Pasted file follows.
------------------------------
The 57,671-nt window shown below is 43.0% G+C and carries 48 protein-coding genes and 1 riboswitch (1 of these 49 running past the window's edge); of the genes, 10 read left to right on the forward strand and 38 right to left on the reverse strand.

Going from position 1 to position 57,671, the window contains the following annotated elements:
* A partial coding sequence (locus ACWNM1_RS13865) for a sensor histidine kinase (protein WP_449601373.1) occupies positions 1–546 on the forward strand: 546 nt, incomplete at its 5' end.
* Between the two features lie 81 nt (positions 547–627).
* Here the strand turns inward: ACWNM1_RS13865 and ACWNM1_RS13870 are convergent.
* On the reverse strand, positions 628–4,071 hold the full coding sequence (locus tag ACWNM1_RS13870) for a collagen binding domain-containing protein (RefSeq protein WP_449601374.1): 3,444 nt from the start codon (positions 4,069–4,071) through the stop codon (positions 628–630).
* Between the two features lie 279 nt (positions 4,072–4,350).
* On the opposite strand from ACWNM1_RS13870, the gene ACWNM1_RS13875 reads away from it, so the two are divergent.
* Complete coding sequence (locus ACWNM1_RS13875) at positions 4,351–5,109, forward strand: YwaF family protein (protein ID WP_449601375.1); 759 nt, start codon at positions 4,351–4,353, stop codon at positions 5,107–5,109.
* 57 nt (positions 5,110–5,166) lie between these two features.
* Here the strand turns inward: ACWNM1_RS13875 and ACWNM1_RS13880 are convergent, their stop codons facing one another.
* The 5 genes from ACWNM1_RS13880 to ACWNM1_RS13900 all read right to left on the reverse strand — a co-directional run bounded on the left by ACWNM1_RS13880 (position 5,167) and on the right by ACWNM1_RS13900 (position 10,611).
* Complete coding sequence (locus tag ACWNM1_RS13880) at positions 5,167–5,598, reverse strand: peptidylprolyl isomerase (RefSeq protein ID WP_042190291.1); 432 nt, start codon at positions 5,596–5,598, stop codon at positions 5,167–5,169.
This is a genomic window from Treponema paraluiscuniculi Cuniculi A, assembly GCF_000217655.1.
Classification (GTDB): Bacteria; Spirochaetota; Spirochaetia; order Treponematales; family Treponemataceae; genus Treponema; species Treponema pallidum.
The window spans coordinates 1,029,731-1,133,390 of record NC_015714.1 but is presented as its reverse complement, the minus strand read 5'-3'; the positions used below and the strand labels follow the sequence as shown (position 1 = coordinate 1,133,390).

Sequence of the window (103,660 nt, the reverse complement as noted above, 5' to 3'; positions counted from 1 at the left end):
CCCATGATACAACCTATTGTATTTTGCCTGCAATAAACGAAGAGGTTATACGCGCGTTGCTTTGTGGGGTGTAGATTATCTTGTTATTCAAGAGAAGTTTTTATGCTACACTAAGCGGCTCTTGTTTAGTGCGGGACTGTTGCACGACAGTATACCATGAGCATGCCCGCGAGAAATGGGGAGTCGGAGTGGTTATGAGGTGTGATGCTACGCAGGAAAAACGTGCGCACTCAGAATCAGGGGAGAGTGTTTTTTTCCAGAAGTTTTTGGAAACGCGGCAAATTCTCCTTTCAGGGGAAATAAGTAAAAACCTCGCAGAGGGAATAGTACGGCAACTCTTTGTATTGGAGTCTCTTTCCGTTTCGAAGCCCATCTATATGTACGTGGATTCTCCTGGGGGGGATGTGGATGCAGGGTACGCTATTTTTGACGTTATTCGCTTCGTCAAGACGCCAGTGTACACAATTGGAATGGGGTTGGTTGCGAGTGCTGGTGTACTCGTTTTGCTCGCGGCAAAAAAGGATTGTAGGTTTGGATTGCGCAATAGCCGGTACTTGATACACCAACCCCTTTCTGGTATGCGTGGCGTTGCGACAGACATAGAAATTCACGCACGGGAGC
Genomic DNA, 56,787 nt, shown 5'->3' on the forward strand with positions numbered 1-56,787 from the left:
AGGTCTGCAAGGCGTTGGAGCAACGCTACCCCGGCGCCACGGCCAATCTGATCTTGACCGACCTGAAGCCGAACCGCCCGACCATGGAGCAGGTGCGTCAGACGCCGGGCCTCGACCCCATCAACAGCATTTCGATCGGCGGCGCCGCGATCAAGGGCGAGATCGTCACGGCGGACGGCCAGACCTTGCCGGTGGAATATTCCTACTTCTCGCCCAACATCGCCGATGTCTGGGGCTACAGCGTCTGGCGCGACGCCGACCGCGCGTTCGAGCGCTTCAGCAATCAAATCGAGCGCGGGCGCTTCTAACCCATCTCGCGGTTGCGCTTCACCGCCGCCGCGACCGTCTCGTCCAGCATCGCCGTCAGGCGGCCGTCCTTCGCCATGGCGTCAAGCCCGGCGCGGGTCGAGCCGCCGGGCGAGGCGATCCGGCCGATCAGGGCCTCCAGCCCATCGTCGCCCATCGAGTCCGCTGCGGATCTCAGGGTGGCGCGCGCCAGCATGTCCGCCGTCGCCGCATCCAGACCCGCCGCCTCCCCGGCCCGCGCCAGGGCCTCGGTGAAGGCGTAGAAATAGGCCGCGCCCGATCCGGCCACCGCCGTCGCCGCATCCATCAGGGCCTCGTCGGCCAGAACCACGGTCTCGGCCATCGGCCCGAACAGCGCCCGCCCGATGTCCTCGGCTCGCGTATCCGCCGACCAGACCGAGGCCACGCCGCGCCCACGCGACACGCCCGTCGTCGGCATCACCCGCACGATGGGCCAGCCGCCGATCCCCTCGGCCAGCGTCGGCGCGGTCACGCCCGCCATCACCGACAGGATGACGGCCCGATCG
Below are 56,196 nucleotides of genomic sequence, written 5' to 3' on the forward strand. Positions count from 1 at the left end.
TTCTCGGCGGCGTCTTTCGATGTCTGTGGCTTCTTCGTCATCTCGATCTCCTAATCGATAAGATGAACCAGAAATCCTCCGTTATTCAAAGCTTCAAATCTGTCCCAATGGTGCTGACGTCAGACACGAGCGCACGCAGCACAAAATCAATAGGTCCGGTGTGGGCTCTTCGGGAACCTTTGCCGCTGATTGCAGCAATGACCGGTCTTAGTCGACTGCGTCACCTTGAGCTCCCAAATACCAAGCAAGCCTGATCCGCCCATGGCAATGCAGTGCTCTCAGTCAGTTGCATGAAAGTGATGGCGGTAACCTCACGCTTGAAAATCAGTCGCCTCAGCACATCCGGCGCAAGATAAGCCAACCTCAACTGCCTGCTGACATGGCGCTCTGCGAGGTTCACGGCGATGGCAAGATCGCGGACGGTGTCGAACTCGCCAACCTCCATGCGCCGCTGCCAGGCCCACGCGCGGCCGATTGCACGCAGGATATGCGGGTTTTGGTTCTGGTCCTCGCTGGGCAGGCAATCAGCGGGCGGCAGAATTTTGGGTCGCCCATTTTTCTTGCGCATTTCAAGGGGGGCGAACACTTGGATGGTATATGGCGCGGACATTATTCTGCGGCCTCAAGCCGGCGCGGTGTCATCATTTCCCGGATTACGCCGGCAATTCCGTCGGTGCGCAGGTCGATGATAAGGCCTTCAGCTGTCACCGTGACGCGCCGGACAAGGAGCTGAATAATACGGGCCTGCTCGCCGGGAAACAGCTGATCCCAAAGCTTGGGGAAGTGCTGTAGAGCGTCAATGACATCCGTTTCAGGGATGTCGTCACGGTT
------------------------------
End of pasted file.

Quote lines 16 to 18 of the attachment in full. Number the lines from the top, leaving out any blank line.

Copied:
The window spans coordinates 1,029,731-1,133,390 of record NC_015714.1 but is presented as its reverse complement, the minus strand read 5'-3'; the positions used below and the strand labels follow the sequence as shown (position 1 = coordinate 1,133,390).

Sequence of the window (103,660 nt, the reverse complement as noted above, 5' to 3'; positions counted from 1 at the left end):
CCCATGATACAACCTATTGTATTTTGCCTGCAATAAACGAAGAGGTTATACGCGCGTTGCTTTGTGGGGTGTAGATTATCTTGTTATTCAAGAGAAGTTTTTATGCTACACTAAGCGGCTCTTGTTTAGTGCGGGACTGTTGCACGACAGTATACCATGAGCATGCCCGCGAGAAATGGGGAGTCGGAGTGGTTATGAGGTGTGATGCTACGCAGGAAAAACGTGCGCACTCAGAATCAGGGGAGAGTGTTTTTTTCCAGAAGTTTTTGGAAACGCGGCAAATTCTCCTTTCAGGGGAAATAAGTAAAAACCTCGCAGAGGGAATAGTACGGCAACTCTTTGTATTGGAGTCTCTTTCCGTTTCGAAGCCCATCTATATGTACGTGGATTCTCCTGGGGGGGATGTGGATGCAGGGTACGCTATTTTTGACGTTATTCGCTTCGTCAAGACGCCAGTGTACACAATTGGAATGGGGTTGGTTGCGAGTGCTGGTGTACTCGTTTTGCTCGCGGCAAAAAAGGATTGTAGGTTTGGATTGCGCAATAGCCGGTACTTGATACACCAACCCCTTTCTGGTATGCGTGGCGTTGCGACAGACATAGAAATTCACGCACGGGAGC